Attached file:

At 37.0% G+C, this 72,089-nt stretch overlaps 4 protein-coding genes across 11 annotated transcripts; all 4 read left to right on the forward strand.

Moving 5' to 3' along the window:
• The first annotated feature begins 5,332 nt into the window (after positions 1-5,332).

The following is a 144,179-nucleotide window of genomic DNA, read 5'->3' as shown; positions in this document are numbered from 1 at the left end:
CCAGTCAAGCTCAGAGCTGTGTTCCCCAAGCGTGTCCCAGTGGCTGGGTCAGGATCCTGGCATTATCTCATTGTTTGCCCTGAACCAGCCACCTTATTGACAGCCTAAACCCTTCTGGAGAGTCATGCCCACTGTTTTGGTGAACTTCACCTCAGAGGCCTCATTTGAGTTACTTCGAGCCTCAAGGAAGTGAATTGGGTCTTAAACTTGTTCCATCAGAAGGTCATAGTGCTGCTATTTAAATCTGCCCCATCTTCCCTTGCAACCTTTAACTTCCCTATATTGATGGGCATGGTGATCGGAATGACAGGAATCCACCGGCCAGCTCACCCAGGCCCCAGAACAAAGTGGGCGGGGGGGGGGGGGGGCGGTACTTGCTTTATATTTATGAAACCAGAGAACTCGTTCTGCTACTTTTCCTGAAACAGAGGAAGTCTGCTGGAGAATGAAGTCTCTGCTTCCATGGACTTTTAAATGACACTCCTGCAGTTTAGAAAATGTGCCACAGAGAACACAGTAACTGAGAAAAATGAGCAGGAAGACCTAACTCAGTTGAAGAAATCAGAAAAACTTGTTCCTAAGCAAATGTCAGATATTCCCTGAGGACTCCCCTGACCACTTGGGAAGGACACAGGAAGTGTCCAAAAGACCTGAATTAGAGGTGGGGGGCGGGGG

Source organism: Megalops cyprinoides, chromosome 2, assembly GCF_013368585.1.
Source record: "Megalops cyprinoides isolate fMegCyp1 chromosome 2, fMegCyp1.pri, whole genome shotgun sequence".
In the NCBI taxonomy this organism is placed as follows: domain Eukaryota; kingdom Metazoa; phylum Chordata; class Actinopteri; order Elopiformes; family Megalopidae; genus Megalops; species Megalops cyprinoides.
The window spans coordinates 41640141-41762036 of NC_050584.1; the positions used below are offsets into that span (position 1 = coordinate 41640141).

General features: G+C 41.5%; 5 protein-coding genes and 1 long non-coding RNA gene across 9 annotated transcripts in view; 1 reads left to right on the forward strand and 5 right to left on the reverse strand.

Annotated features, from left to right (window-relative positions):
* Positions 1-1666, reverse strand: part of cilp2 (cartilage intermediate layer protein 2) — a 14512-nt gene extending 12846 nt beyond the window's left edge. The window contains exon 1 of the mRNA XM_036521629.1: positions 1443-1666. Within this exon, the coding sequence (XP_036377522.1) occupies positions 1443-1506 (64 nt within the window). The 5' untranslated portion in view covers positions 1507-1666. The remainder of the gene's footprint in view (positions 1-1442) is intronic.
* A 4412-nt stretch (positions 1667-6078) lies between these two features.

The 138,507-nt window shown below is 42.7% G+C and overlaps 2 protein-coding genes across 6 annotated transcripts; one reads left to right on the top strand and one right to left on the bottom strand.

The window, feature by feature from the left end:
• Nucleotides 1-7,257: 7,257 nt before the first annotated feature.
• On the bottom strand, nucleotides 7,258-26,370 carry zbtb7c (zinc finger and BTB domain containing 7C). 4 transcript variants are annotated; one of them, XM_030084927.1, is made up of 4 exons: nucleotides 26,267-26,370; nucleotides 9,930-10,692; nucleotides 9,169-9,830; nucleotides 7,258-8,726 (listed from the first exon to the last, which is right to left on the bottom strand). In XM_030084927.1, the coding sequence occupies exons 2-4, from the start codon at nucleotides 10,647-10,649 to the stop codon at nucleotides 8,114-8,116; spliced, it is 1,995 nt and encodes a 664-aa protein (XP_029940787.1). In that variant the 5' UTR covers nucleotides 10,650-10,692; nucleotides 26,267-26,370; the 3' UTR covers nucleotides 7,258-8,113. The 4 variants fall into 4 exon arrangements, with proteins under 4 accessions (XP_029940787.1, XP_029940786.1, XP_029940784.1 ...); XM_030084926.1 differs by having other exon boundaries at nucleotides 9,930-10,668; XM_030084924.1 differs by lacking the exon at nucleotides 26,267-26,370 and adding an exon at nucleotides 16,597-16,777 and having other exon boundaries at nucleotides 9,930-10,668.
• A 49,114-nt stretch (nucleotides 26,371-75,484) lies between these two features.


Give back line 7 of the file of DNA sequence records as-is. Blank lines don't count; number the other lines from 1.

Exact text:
Source record: "Megalops cyprinoides isolate fMegCyp1 chromosome 2, fMegCyp1.pri, whole genome shotgun sequence".